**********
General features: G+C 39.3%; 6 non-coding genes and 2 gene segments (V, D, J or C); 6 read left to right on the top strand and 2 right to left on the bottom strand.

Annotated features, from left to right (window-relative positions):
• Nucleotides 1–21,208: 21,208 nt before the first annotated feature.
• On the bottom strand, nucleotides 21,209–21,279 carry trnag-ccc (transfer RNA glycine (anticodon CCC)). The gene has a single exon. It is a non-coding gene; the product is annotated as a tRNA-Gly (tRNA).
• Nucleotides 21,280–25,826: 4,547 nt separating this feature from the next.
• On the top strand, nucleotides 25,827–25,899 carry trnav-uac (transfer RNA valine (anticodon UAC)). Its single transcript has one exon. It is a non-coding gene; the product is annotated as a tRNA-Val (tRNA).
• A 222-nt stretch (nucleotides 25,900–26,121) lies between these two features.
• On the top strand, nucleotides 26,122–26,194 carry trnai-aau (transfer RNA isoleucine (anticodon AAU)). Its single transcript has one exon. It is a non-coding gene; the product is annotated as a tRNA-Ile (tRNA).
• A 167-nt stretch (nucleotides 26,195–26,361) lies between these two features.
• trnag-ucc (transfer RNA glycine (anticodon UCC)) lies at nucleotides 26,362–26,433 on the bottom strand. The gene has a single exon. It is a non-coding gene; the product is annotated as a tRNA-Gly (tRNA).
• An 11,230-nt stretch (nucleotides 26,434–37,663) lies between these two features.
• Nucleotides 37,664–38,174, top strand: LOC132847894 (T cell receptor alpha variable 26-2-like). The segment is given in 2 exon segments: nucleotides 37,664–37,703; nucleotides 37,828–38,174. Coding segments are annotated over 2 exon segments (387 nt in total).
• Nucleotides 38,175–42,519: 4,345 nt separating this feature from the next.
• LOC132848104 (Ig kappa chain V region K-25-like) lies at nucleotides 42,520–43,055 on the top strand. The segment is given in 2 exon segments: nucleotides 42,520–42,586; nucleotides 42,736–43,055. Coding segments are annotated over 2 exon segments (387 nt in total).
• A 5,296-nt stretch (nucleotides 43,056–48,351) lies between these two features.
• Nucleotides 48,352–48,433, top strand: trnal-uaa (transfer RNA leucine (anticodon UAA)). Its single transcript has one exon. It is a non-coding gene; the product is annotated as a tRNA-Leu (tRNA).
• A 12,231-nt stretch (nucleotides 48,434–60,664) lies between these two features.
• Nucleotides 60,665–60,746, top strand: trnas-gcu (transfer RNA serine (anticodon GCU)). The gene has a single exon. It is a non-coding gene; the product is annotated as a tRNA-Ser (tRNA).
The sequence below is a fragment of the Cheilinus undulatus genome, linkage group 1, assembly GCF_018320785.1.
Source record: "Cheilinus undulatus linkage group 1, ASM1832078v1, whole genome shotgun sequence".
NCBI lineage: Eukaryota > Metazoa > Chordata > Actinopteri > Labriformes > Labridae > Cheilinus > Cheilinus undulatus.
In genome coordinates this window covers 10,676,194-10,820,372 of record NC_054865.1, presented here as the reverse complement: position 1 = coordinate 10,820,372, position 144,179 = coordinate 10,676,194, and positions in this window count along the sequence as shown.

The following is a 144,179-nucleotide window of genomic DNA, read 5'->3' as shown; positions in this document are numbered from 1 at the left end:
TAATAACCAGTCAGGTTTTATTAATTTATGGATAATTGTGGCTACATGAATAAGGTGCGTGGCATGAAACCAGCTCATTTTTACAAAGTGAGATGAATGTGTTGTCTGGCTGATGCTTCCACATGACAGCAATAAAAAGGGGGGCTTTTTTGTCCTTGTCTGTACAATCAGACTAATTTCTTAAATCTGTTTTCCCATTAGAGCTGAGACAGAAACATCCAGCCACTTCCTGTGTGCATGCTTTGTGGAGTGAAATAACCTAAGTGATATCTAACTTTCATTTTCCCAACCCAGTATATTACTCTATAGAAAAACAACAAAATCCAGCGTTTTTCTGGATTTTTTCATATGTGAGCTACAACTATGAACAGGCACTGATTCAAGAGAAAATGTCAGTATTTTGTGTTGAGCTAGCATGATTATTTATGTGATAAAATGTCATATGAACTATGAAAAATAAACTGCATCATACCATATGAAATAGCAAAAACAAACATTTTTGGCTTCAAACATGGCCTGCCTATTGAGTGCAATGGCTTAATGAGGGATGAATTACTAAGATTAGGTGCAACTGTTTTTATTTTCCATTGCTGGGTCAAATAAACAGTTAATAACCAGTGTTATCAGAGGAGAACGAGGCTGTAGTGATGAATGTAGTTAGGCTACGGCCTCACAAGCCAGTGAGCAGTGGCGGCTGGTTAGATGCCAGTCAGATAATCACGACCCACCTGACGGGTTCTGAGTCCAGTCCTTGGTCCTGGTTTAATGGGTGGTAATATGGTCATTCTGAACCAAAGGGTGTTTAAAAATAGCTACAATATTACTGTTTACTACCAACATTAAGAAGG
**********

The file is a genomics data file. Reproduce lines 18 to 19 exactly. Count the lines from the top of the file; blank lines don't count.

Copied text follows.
• Nucleotides 60,665–60,746, top strand: trnas-gcu (transfer RNA serine (anticodon GCU)). The gene has a single exon. It is a non-coding gene; the product is annotated as a tRNA-Ser (tRNA).
The sequence below is a fragment of the Cheilinus undulatus genome, linkage group 1, assembly GCF_018320785.1.